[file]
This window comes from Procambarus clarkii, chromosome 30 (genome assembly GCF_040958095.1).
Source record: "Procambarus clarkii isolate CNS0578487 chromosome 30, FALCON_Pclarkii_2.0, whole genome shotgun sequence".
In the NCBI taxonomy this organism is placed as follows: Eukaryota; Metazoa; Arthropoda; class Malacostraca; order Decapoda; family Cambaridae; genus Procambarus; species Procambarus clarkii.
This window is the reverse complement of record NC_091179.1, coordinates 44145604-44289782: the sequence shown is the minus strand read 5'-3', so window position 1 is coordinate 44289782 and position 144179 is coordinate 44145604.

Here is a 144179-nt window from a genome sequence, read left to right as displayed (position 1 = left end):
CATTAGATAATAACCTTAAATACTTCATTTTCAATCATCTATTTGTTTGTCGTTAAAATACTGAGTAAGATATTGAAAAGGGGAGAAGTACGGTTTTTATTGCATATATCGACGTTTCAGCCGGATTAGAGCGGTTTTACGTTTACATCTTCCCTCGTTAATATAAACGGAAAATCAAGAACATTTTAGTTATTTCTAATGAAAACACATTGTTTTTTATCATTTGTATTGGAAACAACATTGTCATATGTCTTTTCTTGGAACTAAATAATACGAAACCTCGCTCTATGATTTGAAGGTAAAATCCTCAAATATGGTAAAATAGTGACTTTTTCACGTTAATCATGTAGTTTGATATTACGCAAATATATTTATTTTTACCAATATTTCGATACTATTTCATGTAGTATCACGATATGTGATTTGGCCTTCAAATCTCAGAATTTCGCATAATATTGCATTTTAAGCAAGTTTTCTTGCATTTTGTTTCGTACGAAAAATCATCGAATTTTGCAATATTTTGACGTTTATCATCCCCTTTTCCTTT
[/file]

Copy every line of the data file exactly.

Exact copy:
This window comes from Procambarus clarkii, chromosome 30 (genome assembly GCF_040958095.1).
Source record: "Procambarus clarkii isolate CNS0578487 chromosome 30, FALCON_Pclarkii_2.0, whole genome shotgun sequence".
In the NCBI taxonomy this organism is placed as follows: Eukaryota; Metazoa; Arthropoda; class Malacostraca; order Decapoda; family Cambaridae; genus Procambarus; species Procambarus clarkii.
This window is the reverse complement of record NC_091179.1, coordinates 44145604-44289782: the sequence shown is the minus strand read 5'-3', so window position 1 is coordinate 44289782 and position 144179 is coordinate 44145604.

Here is a 144179-nt window from a genome sequence, read left to right as displayed (position 1 = left end):
CATTAGATAATAACCTTAAATACTTCATTTTCAATCATCTATTTGTTTGTCGTTAAAATACTGAGTAAGATATTGAAAAGGGGAGAAGTACGGTTTTTATTGCATATATCGACGTTTCAGCCGGATTAGAGCGGTTTTACGTTTACATCTTCCCTCGTTAATATAAACGGAAAATCAAGAACATTTTAGTTATTTCTAATGAAAACACATTGTTTTTTATCATTTGTATTGGAAACAACATTGTCATATGTCTTTTCTTGGAACTAAATAATACGAAACCTCGCTCTATGATTTGAAGGTAAAATCCTCAAATATGGTAAAATAGTGACTTTTTCACGTTAATCATGTAGTTTGATATTACGCAAATATATTTATTTTTACCAATATTTCGATACTATTTCATGTAGTATCACGATATGTGATTTGGCCTTCAAATCTCAGAATTTCGCATAATATTGCATTTTAAGCAAGTTTTCTTGCATTTTGTTTCGTACGAAAAATCATCGAATTTTGCAATATTTTGACGTTTATCATCCCCTTTTCCTTT